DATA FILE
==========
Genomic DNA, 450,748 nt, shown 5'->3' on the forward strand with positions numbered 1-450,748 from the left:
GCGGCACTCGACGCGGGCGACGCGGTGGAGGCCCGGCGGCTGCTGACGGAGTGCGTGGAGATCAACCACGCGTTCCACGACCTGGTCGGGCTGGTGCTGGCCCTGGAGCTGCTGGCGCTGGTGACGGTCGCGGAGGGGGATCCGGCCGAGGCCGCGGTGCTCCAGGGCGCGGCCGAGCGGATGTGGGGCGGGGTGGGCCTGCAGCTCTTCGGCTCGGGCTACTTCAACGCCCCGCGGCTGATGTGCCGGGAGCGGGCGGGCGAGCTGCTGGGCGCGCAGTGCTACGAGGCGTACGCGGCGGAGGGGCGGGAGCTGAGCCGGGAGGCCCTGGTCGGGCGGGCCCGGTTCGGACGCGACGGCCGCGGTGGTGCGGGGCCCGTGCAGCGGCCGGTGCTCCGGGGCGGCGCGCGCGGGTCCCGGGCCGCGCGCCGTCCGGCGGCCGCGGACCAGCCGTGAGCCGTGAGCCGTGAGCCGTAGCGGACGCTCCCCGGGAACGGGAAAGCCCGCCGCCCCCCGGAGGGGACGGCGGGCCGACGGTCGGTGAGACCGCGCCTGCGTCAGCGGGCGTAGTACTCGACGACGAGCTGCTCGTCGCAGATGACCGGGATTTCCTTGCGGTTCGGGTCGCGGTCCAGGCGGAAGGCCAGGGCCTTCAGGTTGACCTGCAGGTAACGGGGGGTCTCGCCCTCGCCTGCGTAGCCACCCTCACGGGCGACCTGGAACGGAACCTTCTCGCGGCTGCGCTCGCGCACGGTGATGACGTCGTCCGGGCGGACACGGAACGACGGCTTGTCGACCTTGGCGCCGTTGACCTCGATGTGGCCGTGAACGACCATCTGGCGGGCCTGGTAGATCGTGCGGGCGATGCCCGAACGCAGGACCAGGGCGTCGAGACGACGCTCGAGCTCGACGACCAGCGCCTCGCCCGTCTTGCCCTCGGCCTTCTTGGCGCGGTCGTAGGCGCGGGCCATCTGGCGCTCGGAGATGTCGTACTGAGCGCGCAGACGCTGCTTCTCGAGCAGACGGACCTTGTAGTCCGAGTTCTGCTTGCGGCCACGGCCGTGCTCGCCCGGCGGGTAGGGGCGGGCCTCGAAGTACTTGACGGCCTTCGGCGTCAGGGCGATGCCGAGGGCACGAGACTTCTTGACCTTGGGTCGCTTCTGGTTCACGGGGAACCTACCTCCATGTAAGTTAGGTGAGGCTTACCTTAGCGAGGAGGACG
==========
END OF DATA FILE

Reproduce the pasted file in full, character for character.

Genomic DNA, 450,748 nt, shown 5'->3' on the forward strand with positions numbered 1-450,748 from the left:
GCGGCACTCGACGCGGGCGACGCGGTGGAGGCCCGGCGGCTGCTGACGGAGTGCGTGGAGATCAACCACGCGTTCCACGACCTGGTCGGGCTGGTGCTGGCCCTGGAGCTGCTGGCGCTGGTGACGGTCGCGGAGGGGGATCCGGCCGAGGCCGCGGTGCTCCAGGGCGCGGCCGAGCGGATGTGGGGCGGGGTGGGCCTGCAGCTCTTCGGCTCGGGCTACTTCAACGCCCCGCGGCTGATGTGCCGGGAGCGGGCGGGCGAGCTGCTGGGCGCGCAGTGCTACGAGGCGTACGCGGCGGAGGGGCGGGAGCTGAGCCGGGAGGCCCTGGTCGGGCGGGCCCGGTTCGGACGCGACGGCCGCGGTGGTGCGGGGCCCGTGCAGCGGCCGGTGCTCCGGGGCGGCGCGCGCGGGTCCCGGGCCGCGCGCCGTCCGGCGGCCGCGGACCAGCCGTGAGCCGTGAGCCGTGAGCCGTAGCGGACGCTCCCCGGGAACGGGAAAGCCCGCCGCCCCCCGGAGGGGACGGCGGGCCGACGGTCGGTGAGACCGCGCCTGCGTCAGCGGGCGTAGTACTCGACGACGAGCTGCTCGTCGCAGATGACCGGGATTTCCTTGCGGTTCGGGTCGCGGTCCAGGCGGAAGGCCAGGGCCTTCAGGTTGACCTGCAGGTAACGGGGGGTCTCGCCCTCGCCTGCGTAGCCACCCTCACGGGCGACCTGGAACGGAACCTTCTCGCGGCTGCGCTCGCGCACGGTGATGACGTCGTCCGGGCGGACACGGAACGACGGCTTGTCGACCTTGGCGCCGTTGACCTCGATGTGGCCGTGAACGACCATCTGGCGGGCCTGGTAGATCGTGCGGGCGATGCCCGAACGCAGGACCAGGGCGTCGAGACGACGCTCGAGCTCGACGACCAGCGCCTCGCCCGTCTTGCCCTCGGCCTTCTTGGCGCGGTCGTAGGCGCGGGCCATCTGGCGCTCGGAGATGTCGTACTGAGCGCGCAGACGCTGCTTCTCGAGCAGACGGACCTTGTAGTCCGAGTTCTGCTTGCGGCCACGGCCGTGCTCGCCCGGCGGGTAGGGGCGGGCCTCGAAGTACTTGACGGCCTTCGGCGTCAGGGCGATGCCGAGGGCACGAGACTTCTTGACCTTGGGTCGCTTCTGGTTCACGGGGAACCTACCTCCATGTAAGTTAGGTGAGGCTTACCTTAGCGAGGAGGACG